• The Ukraine visa scheme has been extended but the family reunification scheme has been closed to new applications as local authorities and NGOs issue warnings about risks of homelessness.
  • The United Nations Refugee Agency (UNHCR) has criticised the situation of 61 Sri Lankan Asylum Seekers on the island of Diego Garcia in the Indian Ocean.
  • The UK Border Force has signed a ‘working arrangement’ with the EU Border and Coast Guard Agency (Frontex) to co-operate on tackling “illegal migration.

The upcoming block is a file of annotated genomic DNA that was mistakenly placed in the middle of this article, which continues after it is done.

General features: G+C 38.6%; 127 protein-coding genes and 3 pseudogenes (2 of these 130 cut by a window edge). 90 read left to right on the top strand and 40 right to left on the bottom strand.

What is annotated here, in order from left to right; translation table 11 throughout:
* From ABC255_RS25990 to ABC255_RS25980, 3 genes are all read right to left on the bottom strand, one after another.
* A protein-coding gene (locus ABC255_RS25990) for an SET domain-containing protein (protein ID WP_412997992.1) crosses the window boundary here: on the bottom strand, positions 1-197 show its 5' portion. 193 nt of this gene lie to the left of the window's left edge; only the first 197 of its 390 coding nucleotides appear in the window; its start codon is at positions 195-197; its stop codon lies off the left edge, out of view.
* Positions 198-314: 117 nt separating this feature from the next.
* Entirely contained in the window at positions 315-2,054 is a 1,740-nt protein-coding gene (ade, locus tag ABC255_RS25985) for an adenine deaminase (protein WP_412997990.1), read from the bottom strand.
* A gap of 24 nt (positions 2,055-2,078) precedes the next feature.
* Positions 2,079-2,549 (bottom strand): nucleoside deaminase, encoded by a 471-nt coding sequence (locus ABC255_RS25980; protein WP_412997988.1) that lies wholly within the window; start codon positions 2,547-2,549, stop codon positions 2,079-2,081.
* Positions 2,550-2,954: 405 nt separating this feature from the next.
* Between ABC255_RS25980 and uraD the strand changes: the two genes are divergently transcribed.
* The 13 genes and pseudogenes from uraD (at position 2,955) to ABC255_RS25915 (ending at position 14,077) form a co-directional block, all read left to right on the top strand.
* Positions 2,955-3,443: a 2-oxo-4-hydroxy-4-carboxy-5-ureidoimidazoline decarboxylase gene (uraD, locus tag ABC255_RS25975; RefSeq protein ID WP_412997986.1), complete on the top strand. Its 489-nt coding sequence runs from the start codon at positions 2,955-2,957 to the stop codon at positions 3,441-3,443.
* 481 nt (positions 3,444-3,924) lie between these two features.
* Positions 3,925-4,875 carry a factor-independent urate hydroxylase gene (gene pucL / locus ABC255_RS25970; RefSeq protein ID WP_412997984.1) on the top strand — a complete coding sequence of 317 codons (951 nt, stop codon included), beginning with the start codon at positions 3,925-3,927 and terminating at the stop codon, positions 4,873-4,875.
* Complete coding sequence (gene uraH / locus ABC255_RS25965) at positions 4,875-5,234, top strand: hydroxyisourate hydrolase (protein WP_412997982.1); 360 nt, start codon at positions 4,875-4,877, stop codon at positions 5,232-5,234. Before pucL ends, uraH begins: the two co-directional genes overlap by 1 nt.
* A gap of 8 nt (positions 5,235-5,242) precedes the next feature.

The government has announced an extension to its visa scheme for the 200,000 Ukrainians who arrived in the UK since the Russian invasion of their country in February 2022. The BBC reports that new arrivals were initially granted three-year visas meaning that the first ones that were issued were due to expire in March 2025. However, with the 18-month extension that the government announced on 18 February, people holding the earliest visas will now be able to stay in the UK until at least September 2026. At the same time, the Local Government Association warned that a ‘significant number’ of Ukrainians in the UK were ‘facing homelessness’. Similarly, a report by ECRE member organisation the British Red Cross warned that more than 6000 Ukrainian families ‘expected to have applied for homelessness support’ by the end of the 2023/2024 financial year. Two days after announcing the extension of the three Ukraine visa schemes and declaring that the UK would “continue to provide a safe haven for those fleeing the conflict”, Migration Minister Tom Pursglove announced that the ‘Ukraine Family Scheme’, which allowed Ukrainians to join family members who were already in the UK, had closed to new applications. Commenting on the decision, ECRE member organisation the Refugee Council posted on X: “The lack of options for Ukrainian and other families separated by war and persecution is already a huge problem. It’s concerning that one of the few safe routes created for families to reunite will be closing at such short notice”. ECRE member organisation the Scottish Refugee Council posted: “So, the UK gov has decided to mark the 2nd anniversary of Russia’s war against Ukraine by… making it harder for Ukrainians to seek safety in the UK”.